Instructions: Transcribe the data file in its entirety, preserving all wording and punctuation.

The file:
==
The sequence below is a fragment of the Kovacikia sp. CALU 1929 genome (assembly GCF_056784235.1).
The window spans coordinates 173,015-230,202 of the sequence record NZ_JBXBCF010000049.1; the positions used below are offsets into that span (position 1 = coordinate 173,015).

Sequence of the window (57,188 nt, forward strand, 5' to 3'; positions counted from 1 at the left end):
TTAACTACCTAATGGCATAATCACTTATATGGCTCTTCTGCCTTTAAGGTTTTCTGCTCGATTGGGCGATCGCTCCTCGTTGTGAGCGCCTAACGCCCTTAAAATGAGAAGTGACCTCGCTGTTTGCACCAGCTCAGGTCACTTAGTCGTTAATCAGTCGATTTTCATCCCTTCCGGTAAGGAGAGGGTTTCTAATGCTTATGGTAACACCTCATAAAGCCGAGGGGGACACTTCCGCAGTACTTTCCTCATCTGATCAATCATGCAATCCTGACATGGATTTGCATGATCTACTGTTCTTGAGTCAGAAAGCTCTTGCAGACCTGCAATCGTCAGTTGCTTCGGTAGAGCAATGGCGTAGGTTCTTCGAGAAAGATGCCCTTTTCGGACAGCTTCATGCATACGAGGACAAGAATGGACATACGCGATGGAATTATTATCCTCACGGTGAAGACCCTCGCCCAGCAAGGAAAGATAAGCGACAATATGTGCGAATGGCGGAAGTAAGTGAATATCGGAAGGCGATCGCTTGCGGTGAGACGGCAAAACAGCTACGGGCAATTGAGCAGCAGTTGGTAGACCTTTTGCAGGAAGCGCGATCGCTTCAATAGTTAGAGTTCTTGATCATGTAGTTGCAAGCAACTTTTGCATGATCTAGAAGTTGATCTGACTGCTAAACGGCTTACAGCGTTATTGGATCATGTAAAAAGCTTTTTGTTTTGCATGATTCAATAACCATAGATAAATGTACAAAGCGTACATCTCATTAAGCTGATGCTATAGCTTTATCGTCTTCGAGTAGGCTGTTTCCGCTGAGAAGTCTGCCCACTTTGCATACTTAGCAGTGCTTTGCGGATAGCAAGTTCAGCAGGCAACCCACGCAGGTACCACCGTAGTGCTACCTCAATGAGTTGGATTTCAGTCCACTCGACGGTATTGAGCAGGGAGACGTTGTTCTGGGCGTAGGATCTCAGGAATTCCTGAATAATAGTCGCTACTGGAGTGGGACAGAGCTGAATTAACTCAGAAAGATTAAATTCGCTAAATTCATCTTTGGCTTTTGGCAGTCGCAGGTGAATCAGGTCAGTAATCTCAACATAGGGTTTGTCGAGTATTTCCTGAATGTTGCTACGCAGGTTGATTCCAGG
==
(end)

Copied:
The sequence below is a fragment of the Kovacikia sp. CALU 1929 genome (assembly GCF_056784235.1).
The window spans coordinates 173,015-230,202 of the sequence record NZ_JBXBCF010000049.1; the positions used below are offsets into that span (position 1 = coordinate 173,015).

Sequence of the window (57,188 nt, forward strand, 5' to 3'; positions counted from 1 at the left end):
TTAACTACCTAATGGCATAATCACTTATATGGCTCTTCTGCCTTTAAGGTTTTCTGCTCGATTGGGCGATCGCTCCTCGTTGTGAGCGCCTAACGCCCTTAAAATGAGAAGTGACCTCGCTGTTTGCACCAGCTCAGGTCACTTAGTCGTTAATCAGTCGATTTTCATCCCTTCCGGTAAGGAGAGGGTTTCTAATGCTTATGGTAACACCTCATAAAGCCGAGGGGGACACTTCCGCAGTACTTTCCTCATCTGATCAATCATGCAATCCTGACATGGATTTGCATGATCTACTGTTCTTGAGTCAGAAAGCTCTTGCAGACCTGCAATCGTCAGTTGCTTCGGTAGAGCAATGGCGTAGGTTCTTCGAGAAAGATGCCCTTTTCGGACAGCTTCATGCATACGAGGACAAGAATGGACATACGCGATGGAATTATTATCCTCACGGTGAAGACCCTCGCCCAGCAAGGAAAGATAAGCGACAATATGTGCGAATGGCGGAAGTAAGTGAATATCGGAAGGCGATCGCTTGCGGTGAGACGGCAAAACAGCTACGGGCAATTGAGCAGCAGTTGGTAGACCTTTTGCAGGAAGCGCGATCGCTTCAATAGTTAGAGTTCTTGATCATGTAGTTGCAAGCAACTTTTGCATGATCTAGAAGTTGATCTGACTGCTAAACGGCTTACAGCGTTATTGGATCATGTAAAAAGCTTTTTGTTTTGCATGATTCAATAACCATAGATAAATGTACAAAGCGTACATCTCATTAAGCTGATGCTATAGCTTTATCGTCTTCGAGTAGGCTGTTTCCGCTGAGAAGTCTGCCCACTTTGCATACTTAGCAGTGCTTTGCGGATAGCAAGTTCAGCAGGCAACCCACGCAGGTACCACCGTAGTGCTACCTCAATGAGTTGGATTTCAGTCCACTCGACGGTATTGAGCAGGGAGACGTTGTTCTGGGCGTAGGATCTCAGGAATTCCTGAATAATAGTCGCTACTGGAGTGGGACAGAGCTGAATTAACTCAGAAAGATTAAATTCGCTAAATTCATCTTTGGCTTTTGGCAGTCGCAGGTGAATCAGGTCAGTAATCTCAACATAGGGTTTGTCGAGTATTTCCTGAATGTTGCTACGCAGGTTGATTCCAGG